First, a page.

}
}

/*!
    \property Camera::xEye
    \brief the x position of the viewer's eye.  The default value is 0.

    \sa eye(), translateEye(), upVector(), center(), eyeSeparation()
    \sa motionAdjustment()
*/
qreal Camera::xEye() const
{
    Q_D(Camera);
    return d->eye.x();
}

void Camera::setXEye(qreal value)
{
    Q_D(Camera);
    d->eye.setX(value);
    emit viewChanged();
}

/*!
    \property Camera::yEye
    \brief the y position of the viewer's eye.  The default value is 0.

    \sa eye(), translateEye(), upVector(), center(), eyeSeparation()
    \sa motionAdjustment()
*/
qreal Camera::yEye() const
{
    Q_D(Camera);
    return d->eye.y();
}

void Camera::setYEye(qreal value)
{
    Q_D(Camera);
    d->eye.setY(value);
    emit viewChanged();
}

/*!
    \property Camera::zEye
    \brief the z position of the viewer's eye.  The default value is 10.

    \sa eye(), translateEye(), upVector(), center(), eyeSeparation()
    \sa motionAdjustment()
*/
qreal Camera::zEye() const
{
    Q_D(Camera);
      return d->eye.z();
}

void Camera::setZEye(qreal value)
{
    Q_D(Camera);
      d->eye.setZ(value);
    emit viewChanged();
}

/*!
    \property Camera::eye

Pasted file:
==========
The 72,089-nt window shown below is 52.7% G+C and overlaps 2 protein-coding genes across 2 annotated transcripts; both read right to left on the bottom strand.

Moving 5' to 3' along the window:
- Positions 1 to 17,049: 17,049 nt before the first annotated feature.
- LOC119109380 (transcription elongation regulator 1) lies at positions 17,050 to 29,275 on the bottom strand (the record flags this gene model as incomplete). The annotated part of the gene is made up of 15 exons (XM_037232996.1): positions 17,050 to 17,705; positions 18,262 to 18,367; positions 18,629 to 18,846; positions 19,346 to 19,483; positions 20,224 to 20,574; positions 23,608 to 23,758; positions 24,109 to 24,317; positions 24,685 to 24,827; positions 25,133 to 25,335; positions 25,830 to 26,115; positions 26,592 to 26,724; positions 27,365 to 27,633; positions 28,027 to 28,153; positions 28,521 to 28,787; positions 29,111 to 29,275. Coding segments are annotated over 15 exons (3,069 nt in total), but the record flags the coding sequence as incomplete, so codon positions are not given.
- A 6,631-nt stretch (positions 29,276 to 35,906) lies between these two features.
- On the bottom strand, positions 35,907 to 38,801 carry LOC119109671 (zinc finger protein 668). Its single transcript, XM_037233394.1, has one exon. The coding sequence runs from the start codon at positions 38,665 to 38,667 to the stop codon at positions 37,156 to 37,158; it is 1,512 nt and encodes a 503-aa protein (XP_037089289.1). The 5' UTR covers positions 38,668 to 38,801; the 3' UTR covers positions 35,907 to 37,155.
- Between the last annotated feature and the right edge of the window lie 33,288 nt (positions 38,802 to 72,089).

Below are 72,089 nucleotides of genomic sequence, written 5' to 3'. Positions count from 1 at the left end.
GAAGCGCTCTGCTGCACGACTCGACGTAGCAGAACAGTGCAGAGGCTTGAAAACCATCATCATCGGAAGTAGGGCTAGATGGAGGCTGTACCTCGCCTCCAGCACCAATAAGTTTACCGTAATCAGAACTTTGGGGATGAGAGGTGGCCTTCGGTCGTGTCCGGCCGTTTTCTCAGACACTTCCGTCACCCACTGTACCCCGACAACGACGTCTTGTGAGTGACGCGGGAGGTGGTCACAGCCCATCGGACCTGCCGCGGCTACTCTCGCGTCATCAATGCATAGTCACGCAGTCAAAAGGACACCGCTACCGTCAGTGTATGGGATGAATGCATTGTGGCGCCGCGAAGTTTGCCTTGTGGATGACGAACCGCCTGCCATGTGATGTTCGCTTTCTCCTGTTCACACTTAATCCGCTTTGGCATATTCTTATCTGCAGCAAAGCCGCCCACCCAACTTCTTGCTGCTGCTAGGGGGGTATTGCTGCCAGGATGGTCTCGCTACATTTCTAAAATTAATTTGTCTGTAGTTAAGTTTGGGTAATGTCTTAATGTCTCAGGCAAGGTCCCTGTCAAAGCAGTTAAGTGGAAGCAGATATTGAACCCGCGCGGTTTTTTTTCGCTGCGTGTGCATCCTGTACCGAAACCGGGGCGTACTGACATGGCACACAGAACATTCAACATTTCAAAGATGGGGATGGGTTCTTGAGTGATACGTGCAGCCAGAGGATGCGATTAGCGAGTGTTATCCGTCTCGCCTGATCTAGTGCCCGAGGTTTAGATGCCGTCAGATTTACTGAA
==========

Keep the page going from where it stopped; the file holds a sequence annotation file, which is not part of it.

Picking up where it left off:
\brief the position of the viewer's eye.  The default value is (0, 0, 10).

    \sa translateEye(), upVector(), center(), eyeSeparation()
    \sa motionAdjustment()
*/
QVector3D Camera::eye() const
{
    Q_D(const Camera);
    return d->eye;
}

void Camera::setEye(const QVector3D& vertex)
{
    Q_D(Camera);
    if (d->eye != vertex) {
        d->eye = vertex;
        d->viewVector = d->center - d->eye;
        emit viewChanged();
    }
}

/*!
    Adjusts the position of the viewer's eye by the components of \a vector.
    The final position is eye() + \a vector.

    \sa eye(), setEye(), translateCenter()
*/
00619 void Camera::translateEye(const QVector3D& vector)
{
    Q_D(Camera);
    d->eye += vector;
    d->viewVector = d->center - d->eye;
    emit viewChanged();
}

/*!
    \property Camera::upVector
    \brief the up vector for the viewer.  The default value is (0, 1, 0).

    \sa eye(), center()
*/
QVector3D Camera::upVector() const
{
    Q_D(const Camera);
    return d->upVector;
}

void Camera::setUpVector(const QVector3D& vector)
{
    Q_D(Camera);
    if (d->upVector != vector) {
        d->upVector = vector;
        emit viewChanged();
    }
}

/*!